- Imposters used Charles Hoskinson video to promote a Cardano scam.
- An investor admitted to losing about 15,000 ADA as a result.
The issue of scamming is becoming a threat to the level of trust in the cryptocurrency industry. Fraudsters now impersonate influential figures in the industry to defraud unsuspecting followers and investors, especially on YouTube. In most cases, these scammers flaunt their new “double-your-coin” tactics to lure investors looking to make quick returns from their crypto holdings. This particular act probably became rampant after the Twitter hack.
Just this week, a similar Cardano scam launched to ensnare the Cardano community, wherein Cardano’s founder, Charles Hoskinson, was being impersonated.
Cardano scam promoted with the project founder’s video clip
The imposters were using a video clip containing Cardano’s founder Hoskinson to deceive the project investors into investing in their double-your-coin Cardano scam. That particular video clip was cropped from the recent AMA session conducted online by the project’s founder. Thus, there were high chances that Cardano (ADA) investors could fall for it, especially those people who weren’t aware of.
Unfortunately, a Redditor recently posted that he/she lost about 15,000 ADA (over $1,500) to the scammers, hoping that the investment which reads – we will double what you send in ADA – was legitimate. However, Cardano recently warned on Twitter that Hoskinson wasn’t offering any free ADA cryptocurrency. “This is fake and is not from IOHK or the Cardano Foundation.”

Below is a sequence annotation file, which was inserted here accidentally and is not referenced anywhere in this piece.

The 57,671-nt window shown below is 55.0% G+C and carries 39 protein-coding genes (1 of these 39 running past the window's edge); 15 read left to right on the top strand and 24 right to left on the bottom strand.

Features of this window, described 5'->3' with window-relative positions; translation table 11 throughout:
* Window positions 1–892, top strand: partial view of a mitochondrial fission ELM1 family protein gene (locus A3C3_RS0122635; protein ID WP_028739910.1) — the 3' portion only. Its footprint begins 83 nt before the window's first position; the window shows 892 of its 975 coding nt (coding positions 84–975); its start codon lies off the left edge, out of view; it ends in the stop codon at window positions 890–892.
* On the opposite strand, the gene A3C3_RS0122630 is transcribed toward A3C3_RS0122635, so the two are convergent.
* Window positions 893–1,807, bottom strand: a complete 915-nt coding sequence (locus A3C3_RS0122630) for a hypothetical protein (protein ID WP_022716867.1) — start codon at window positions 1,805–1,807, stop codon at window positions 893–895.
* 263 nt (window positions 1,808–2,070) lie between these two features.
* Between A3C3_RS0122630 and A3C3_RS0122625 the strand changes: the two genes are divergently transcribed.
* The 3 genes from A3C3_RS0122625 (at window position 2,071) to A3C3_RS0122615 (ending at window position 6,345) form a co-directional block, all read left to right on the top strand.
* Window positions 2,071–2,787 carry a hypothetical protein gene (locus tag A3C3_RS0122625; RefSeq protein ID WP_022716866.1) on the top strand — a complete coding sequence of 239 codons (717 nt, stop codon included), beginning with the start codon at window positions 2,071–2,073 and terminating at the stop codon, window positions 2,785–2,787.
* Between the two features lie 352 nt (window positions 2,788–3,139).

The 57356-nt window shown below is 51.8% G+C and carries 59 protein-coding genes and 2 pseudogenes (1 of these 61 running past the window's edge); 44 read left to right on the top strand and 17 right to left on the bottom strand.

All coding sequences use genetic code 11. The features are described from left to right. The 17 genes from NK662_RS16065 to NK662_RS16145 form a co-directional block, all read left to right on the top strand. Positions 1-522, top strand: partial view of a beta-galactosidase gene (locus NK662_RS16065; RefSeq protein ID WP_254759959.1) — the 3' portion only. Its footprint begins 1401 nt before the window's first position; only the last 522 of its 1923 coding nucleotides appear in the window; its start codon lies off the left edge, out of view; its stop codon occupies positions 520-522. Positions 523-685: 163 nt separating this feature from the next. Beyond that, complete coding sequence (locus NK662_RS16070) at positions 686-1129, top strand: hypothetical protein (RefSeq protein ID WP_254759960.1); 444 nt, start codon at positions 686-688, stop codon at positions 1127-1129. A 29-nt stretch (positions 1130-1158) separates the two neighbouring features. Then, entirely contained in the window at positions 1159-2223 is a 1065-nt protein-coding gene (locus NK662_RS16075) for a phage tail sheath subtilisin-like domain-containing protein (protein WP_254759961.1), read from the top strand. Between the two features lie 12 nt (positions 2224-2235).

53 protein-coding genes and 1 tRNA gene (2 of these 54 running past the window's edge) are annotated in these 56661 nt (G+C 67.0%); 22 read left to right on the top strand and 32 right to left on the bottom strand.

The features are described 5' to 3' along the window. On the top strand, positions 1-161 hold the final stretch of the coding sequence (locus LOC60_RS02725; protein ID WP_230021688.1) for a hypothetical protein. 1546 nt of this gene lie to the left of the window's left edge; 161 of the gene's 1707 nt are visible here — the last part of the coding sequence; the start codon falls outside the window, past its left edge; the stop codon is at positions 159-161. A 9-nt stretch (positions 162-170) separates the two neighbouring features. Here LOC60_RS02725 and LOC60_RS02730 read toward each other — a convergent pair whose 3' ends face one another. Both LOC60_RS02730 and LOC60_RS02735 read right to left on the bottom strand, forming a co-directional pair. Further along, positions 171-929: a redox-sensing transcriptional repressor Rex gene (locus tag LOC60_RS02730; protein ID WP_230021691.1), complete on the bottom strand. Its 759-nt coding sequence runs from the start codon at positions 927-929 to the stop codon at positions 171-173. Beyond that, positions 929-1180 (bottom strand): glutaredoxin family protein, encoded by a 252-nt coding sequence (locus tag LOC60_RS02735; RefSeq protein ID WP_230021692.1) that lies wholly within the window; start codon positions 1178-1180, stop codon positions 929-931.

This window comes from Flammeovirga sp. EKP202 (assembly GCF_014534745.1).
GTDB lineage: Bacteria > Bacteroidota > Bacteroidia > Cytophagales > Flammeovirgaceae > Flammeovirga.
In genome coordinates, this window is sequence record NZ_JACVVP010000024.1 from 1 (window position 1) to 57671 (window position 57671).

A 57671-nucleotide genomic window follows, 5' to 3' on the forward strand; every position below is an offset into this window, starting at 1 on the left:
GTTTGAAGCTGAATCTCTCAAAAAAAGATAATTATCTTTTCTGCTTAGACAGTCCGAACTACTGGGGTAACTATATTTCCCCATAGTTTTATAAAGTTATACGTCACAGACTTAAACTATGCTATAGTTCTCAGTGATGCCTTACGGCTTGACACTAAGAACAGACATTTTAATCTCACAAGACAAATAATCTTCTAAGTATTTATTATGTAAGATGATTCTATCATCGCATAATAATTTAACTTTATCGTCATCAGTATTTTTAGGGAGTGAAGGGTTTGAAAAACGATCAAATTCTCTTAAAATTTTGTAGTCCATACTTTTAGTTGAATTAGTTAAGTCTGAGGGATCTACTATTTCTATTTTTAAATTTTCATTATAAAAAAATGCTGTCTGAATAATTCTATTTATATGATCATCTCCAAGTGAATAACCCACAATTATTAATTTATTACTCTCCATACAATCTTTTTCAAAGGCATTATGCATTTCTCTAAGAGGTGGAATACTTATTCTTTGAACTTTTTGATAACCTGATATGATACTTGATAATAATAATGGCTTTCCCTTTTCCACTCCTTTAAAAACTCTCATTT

Increase in YouTube scams
Notably, scammers usually impersonate influential profiles who are related to any booming project to perpetuate their double-your-coin scams. Notably, the development came as Cardano continues to note more increased adoption and popularity in the crypto industry. A few days after the transition of the Cardano blockchain to the Proof-of-Stake (PoS) model, the project recorded over 700 active pools, as Cryptopolitan reported on August 4. Today, there are more than 1,144 active pools on the blockchain, with over 17 billion ADA staked.
On June 8, Cryptopolitan reported that YouTube scammers made away with more than $150,000 in Bitcoin, as they flaunted a fake investment while impersonating Elon Musk, who initially disclosed interest in cryptocurrency.